- Log missing information
- Not taking a 30-minute rest break after 8 hours of driving
- Violating 14-hour and 11-hour regulations
- Driving after 70 hours on duty within an 8 day period
It is the driver’s responsibility to maintain an accurate log and take themselves off the road when appropriate. However, it is also the trucking company’s responsibility to provide reasonable schedules that allow drivers to meet deadlines while operating within hours of service regulations.
How Do Controlled Substance Violations Impact Truck Accident Lawsuits?
Controlled substance regulations are more strict for commercial drivers than they are for domestic drivers. Among other things, the legal limit for truck drivers is 0.04 whereas it is 0.08 for traditional drivers. Truck companies also have a multitude of regulations to follow, including random drug testing.
The most common controlled substance violations include:
- Failing to implement a drug and alcohol testing program
- Using a driver before getting the result of a drug test
- Failing to conduct post-accident testing
- Failing to do random testing
- Driving with 0.04 BAC
- Using a driver who has testing positive for a drug
As you can see, the most common controlled substance violations fall under the liability of the trucking company rather than the truck driver. When a controlled substance is a cause of a truck accident, an investigation must be conducted to determine if both the driver and the truck company may be liable.
How Do Truck Driving Violations Impact Accident Lawsuits?
Truck drivers must follow all of the rules of the road, in addition to some additional rules for commercial vehicles. When truck drivers break these rules, they are liable for damages from a truck accident.
The most common truck driving violations that cause accidents are:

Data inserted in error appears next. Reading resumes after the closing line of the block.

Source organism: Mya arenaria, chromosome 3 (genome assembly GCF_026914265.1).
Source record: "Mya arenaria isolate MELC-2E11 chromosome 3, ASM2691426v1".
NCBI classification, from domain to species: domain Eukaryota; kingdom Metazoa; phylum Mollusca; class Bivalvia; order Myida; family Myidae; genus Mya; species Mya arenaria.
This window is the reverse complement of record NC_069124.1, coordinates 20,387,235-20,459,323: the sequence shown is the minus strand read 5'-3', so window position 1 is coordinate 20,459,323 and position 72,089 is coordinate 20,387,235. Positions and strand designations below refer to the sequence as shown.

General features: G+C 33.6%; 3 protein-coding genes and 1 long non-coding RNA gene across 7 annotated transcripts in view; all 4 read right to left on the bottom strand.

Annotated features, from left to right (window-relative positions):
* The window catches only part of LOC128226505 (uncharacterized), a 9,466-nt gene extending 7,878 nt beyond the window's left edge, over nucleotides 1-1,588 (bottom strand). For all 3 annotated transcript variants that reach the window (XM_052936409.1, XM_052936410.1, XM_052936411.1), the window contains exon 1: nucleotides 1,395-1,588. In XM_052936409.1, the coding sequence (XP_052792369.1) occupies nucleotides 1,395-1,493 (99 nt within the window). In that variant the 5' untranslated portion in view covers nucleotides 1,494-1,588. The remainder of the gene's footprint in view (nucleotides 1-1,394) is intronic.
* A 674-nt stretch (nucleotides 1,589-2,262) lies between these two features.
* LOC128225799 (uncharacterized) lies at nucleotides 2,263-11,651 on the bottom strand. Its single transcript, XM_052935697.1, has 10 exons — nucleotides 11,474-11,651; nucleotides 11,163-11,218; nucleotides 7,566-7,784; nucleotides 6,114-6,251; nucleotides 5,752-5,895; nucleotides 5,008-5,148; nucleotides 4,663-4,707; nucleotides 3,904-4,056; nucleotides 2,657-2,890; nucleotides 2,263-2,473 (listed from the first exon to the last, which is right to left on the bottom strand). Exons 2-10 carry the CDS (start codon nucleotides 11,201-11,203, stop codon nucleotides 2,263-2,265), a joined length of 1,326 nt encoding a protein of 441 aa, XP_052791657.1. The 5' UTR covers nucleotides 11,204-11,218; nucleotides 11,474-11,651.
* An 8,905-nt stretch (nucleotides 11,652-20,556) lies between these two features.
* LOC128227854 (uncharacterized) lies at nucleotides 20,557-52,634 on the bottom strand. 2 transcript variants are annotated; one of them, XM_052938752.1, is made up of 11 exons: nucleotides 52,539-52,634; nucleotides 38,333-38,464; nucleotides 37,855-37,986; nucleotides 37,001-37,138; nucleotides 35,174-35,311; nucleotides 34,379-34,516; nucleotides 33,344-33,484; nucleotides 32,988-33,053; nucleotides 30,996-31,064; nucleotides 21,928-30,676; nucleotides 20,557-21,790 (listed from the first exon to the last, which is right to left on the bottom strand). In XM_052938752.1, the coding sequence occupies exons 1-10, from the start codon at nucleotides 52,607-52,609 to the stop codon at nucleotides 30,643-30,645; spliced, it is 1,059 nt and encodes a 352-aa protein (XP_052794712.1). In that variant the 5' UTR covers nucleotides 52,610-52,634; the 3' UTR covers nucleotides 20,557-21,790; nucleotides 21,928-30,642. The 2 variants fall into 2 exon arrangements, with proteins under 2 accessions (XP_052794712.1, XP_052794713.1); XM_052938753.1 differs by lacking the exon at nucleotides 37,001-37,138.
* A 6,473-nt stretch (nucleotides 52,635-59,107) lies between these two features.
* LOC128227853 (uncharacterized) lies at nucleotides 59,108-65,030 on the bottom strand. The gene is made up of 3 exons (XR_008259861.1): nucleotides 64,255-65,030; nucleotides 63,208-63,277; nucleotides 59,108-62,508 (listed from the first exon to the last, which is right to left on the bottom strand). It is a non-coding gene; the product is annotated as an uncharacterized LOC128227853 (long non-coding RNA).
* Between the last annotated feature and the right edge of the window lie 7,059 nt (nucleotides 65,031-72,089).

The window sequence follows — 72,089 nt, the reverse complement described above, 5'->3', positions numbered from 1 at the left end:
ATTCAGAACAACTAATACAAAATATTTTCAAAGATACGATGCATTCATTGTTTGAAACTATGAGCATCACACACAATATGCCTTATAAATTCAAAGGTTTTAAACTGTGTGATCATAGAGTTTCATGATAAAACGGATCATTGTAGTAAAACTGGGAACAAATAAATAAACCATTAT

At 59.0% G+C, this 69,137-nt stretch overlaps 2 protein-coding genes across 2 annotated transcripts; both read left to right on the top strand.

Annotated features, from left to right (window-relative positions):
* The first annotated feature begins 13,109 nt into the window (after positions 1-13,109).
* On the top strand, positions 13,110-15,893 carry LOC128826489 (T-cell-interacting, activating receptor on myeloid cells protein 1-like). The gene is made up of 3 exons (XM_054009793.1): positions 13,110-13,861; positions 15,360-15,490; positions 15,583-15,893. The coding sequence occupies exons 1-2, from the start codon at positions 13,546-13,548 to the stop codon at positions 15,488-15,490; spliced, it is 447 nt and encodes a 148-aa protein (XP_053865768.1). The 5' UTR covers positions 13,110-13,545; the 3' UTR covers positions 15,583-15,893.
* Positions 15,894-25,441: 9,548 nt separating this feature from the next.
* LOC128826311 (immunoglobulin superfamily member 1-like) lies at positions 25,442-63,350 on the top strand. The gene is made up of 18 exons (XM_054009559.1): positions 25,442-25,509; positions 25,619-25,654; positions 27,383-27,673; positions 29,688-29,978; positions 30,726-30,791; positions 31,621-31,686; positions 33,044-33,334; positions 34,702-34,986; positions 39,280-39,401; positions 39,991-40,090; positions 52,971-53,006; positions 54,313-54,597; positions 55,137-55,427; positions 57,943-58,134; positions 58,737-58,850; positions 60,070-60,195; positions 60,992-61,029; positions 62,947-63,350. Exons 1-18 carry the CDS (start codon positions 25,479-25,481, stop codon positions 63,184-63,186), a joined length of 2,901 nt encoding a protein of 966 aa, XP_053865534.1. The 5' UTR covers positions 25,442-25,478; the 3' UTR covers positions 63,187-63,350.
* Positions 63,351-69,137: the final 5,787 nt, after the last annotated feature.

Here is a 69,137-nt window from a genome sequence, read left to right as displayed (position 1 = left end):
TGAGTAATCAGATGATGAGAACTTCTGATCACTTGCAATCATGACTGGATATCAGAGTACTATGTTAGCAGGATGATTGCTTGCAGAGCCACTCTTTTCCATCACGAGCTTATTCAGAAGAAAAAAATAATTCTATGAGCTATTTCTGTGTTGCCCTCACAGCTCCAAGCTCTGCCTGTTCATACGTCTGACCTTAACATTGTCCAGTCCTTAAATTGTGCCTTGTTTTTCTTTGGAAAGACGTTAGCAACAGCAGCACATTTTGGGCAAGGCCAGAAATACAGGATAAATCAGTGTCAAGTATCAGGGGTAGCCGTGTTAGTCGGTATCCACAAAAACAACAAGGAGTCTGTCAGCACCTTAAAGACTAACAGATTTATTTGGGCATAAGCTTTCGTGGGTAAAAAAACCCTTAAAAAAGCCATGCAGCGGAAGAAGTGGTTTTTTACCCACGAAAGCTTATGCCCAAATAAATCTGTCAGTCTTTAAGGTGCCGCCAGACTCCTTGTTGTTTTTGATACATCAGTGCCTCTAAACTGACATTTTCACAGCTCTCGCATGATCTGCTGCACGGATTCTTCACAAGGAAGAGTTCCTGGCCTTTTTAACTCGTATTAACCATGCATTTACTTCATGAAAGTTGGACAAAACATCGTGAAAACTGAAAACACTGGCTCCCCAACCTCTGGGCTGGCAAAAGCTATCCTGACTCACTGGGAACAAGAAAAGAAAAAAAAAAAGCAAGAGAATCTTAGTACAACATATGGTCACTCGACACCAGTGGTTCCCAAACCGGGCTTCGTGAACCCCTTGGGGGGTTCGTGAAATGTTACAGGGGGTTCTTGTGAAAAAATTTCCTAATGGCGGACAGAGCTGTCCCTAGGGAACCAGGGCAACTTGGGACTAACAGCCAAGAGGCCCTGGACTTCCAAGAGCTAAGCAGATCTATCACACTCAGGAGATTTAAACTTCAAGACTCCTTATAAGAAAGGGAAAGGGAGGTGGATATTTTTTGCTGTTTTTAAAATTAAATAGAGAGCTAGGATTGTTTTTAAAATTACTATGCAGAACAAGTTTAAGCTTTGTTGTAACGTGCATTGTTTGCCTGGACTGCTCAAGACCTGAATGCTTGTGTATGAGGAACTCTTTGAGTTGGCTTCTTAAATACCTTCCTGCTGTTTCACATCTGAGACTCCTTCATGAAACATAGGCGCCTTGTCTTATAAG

- Following too closely
- Improper lane changes
- Reckless driving
- Improper turns
- Failure to yield right of way
- Failure to obey traffic control devices
- Using a mobile phone while driving
- Driving under the influence
- Failing to secure load
- Failing to conduct a pretrip inspection
Even though these violations lay clear liability on the truck driver, further investigation could find that other regulations may also have been violated. For example, the driver is liable for driving under the influence, but if the trucking company doesn’t have a drug and alcohol testing program in place they could share some of the blame.
Federal Regulations Complicate Truck Accident Lawsuits
The bottom line is that truck accident lawsuits are made more complex by the multitude of federal regulations involved. The potential partial liability of multiple parties can make personal injury cases even more complex in states like Texas where percentages of responsibility are given to all parties.
If you have been in a truck accident, it is important to have an attorney who will look at every aspect of the case and identify all liable parties. Truck.Law will match you with an experienced truck accident attorney in your area.